Smart phones that don’t know where they are or where they’re going are seeming less smart by the minute. [That point is made in the February IEEE Spectrum news article, “A Compass in Every Smart Phone.”] Besides GPS, phones phones with electronic compass functions need accelerometers and, increasingly, digital gyroscopes.
“Cellphone companies continually demand smaller size, less power, and lower cost,” says Jay Esfandyari, MEMS product marketing manager at STMicroelectronics. But there have been some important limits.
Heretofore in gyroscopes, movement about the three axes was measured by three separate sensing structures—one for pitch, one for yaw, and another for roll. At most, two would be combined on a single die. The best you could do was, say, a 3-by-5-by-1-mm yaw sensor matched up with a 4-by-5-by-1-mm sensor that would detect pitch and roll. But now ST has managed to make a 4-by-4-by-1-millimeter MEMS gyroscope whose single sensing structure tracks all three angular motions. “The aim now,” says Esfandyari, “is to eventually shrink them down to 3 mm square, which is the average footprint of accelerometers inside smart phones.
The gyroscope comes preset with one of three sensitivity levels, which allow the device to trade speed for resolution. For gaming, it can capture movement as quick as 2000 degrees per second, but can only distinguish movements larger than 70 mllidegrees. The version for user interfaces—say a wand or a wearable mouse, which track smaller, more controlled shifts such as pointing and clicking on a computer screen—can pick up movements as fast as 500 degrees per second. It can distinguish movements of 18 millidegrees or more. The most sensitive version, which only picks up 250 degrees per second can sense the slightest movements, anything greater than 9 millidegrees.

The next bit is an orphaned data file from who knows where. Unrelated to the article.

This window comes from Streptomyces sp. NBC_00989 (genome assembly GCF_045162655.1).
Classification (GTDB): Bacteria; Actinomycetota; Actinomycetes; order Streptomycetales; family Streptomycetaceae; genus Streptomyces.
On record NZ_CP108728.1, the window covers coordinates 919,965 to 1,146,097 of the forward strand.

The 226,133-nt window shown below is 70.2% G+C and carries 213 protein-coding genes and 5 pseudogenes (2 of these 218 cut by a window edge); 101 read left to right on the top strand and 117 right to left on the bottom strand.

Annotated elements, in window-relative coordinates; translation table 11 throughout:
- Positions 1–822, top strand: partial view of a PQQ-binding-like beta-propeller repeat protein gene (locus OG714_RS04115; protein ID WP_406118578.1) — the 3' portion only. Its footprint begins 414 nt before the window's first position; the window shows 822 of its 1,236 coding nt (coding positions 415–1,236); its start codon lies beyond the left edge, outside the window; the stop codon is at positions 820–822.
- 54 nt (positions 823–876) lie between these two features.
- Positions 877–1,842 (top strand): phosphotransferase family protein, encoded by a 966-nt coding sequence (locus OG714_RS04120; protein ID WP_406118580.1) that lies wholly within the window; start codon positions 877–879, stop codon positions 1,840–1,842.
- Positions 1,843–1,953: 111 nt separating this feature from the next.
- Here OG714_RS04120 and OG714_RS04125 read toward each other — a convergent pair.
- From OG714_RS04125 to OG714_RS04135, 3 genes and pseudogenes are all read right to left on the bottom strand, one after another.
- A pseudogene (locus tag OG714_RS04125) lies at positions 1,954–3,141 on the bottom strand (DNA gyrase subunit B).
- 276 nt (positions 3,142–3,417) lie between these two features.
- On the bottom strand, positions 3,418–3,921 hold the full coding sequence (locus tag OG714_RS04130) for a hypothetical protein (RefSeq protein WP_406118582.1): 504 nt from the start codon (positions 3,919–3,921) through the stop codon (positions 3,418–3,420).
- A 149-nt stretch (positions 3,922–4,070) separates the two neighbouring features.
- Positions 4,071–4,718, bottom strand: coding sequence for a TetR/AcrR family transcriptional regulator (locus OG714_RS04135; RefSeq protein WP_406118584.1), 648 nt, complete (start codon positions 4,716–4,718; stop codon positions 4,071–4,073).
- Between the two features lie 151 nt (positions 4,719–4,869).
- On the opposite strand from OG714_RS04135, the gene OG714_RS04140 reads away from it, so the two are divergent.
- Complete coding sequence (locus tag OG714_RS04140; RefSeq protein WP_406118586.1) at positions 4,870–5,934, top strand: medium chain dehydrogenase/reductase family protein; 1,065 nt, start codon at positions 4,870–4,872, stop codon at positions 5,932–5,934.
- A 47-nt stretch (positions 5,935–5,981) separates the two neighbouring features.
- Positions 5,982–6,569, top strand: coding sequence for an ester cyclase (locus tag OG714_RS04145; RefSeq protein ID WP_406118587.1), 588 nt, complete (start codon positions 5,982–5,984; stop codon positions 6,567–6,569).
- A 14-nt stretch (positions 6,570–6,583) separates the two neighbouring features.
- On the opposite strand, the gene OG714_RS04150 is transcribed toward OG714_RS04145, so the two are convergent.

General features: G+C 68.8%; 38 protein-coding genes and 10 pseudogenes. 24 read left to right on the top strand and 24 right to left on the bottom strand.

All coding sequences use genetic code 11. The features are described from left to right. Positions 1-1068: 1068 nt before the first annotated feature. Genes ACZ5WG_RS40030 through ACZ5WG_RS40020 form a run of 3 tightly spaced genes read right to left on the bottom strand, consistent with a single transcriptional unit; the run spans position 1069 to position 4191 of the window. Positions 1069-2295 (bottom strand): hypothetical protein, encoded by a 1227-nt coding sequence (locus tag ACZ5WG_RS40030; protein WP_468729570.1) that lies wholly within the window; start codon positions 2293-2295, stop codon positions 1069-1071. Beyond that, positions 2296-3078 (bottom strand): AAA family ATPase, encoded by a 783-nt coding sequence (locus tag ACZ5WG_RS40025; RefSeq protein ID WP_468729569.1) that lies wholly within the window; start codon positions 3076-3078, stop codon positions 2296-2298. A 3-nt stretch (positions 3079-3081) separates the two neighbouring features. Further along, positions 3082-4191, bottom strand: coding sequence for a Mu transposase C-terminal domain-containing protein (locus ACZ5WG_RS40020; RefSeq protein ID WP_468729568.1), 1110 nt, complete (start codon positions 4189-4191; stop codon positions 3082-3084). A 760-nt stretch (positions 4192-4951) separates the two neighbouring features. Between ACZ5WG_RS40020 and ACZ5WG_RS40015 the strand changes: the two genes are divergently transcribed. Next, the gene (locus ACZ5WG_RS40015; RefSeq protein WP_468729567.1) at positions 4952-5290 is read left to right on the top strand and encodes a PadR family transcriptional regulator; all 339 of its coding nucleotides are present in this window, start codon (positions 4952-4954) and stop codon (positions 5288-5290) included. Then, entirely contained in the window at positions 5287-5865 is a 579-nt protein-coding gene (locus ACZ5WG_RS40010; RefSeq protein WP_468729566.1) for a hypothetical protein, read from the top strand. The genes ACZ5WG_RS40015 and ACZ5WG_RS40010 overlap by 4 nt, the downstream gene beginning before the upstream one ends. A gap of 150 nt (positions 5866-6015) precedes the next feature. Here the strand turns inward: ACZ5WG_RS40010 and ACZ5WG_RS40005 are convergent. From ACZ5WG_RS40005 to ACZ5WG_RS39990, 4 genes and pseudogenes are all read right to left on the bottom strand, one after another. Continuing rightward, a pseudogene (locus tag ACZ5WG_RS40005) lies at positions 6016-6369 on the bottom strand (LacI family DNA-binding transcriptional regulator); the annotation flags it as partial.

The gyroscope also represents a high water mark in terms of energy consumption, according to ST. The new 3-axis device draws 6 milliamps; two years ago, ST’s single-axis gyroscopes drew 9 mA. The device gets more done with less energy because it operates in what’s called flip mode. The mechanical structure of the device is always on, but the sensing structure is off when a gadget’s direction-finding function is not in use. When the gyroscope is needed, the sensing structure can be flipped on and made ready to record movement readings in less than 40 milliseconds. ST aims to reduce the lag to roughly 15 ms within the next year or so. Esfandyari says this haste in turning the sensing structure on and off is critical because in applications such as dead reckoning, missing the initial movements will make it almost certain that every subsequent reading will be in error.